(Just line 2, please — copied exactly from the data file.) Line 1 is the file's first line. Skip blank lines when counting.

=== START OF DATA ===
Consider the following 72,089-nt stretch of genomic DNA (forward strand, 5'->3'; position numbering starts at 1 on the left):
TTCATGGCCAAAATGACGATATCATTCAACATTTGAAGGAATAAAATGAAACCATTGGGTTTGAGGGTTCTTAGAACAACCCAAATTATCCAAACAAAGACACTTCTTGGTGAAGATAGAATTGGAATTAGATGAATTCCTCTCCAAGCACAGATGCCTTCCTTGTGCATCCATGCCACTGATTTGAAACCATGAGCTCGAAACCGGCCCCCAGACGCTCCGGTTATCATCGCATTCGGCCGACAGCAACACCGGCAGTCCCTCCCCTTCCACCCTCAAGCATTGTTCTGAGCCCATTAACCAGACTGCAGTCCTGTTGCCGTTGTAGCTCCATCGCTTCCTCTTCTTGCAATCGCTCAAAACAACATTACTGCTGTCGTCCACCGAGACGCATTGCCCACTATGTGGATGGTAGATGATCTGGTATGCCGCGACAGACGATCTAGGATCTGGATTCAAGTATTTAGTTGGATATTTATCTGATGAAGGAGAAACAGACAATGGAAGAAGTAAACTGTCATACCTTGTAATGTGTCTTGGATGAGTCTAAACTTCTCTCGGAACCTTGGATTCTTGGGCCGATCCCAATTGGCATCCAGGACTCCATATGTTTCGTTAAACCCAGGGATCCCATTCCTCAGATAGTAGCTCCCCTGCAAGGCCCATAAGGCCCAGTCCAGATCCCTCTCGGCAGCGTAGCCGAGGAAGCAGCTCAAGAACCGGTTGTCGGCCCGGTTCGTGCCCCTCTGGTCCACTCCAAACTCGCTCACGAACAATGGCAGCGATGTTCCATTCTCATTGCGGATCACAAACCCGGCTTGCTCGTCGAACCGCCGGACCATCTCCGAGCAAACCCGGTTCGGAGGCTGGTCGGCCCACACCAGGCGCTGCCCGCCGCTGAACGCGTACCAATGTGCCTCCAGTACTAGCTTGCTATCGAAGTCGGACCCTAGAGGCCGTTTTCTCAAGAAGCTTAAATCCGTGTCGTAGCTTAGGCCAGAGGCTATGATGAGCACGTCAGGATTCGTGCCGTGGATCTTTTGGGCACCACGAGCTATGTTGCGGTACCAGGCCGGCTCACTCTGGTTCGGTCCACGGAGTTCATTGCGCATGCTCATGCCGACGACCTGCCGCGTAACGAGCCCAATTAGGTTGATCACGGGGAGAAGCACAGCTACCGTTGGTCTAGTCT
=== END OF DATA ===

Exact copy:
TTCATGGCCAAAATGACGATATCATTCAACATTTGAAGGAATAAAATGAAACCATTGGGTTTGAGGGTTCTTAGAACAACCCAAATTATCCAAACAAAGACACTTCTTGGTGAAGATAGAATTGGAATTAGATGAATTCCTCTCCAAGCACAGATGCCTTCCTTGTGCATCCATGCCACTGATTTGAAACCATGAGCTCGAAACCGGCCCCCAGACGCTCCGGTTATCATCGCATTCGGCCGACAGCAACACCGGCAGTCCCTCCCCTTCCACCCTCAAGCATTGTTCTGAGCCCATTAACCAGACTGCAGTCCTGTTGCCGTTGTAGCTCCATCGCTTCCTCTTCTTGCAATCGCTCAAAACAACATTACTGCTGTCGTCCACCGAGACGCATTGCCCACTATGTGGATGGTAGATGATCTGGTATGCCGCGACAGACGATCTAGGATCTGGATTCAAGTATTTAGTTGGATATTTATCTGATGAAGGAGAAACAGACAATGGAAGAAGTAAACTGTCATACCTTGTAATGTGTCTTGGATGAGTCTAAACTTCTCTCGGAACCTTGGATTCTTGGGCCGATCCCAATTGGCATCCAGGACTCCATATGTTTCGTTAAACCCAGGGATCCCATTCCTCAGATAGTAGCTCCCCTGCAAGGCCCATAAGGCCCAGTCCAGATCCCTCTCGGCAGCGTAGCCGAGGAAGCAGCTCAAGAACCGGTTGTCGGCCCGGTTCGTGCCCCTCTGGTCCACTCCAAACTCGCTCACGAACAATGGCAGCGATGTTCCATTCTCATTGCGGATCACAAACCCGGCTTGCTCGTCGAACCGCCGGACCATCTCCGAGCAAACCCGGTTCGGAGGCTGGTCGGCCCACACCAGGCGCTGCCCGCCGCTGAACGCGTACCAATGTGCCTCCAGTACTAGCTTGCTATCGAAGTCGGACCCTAGAGGCCGTTTTCTCAAGAAGCTTAAATCCGTGTCGTAGCTTAGGCCAGAGGCTATGATGAGCACGTCAGGATTCGTGCCGTGGATCTTTTGGGCACCACGAGCTATGTTGCGGTACCAGGCCGGCTCACTCTGGTTCGGTCCACGGAGTTCATTGCGCATGCTCATGCCGACGACCTGCCGCGTAACGAGCCCAATTAGGTTGATCACGGGGAGAAGCACAGCTACCGTTGGTCTAGTCT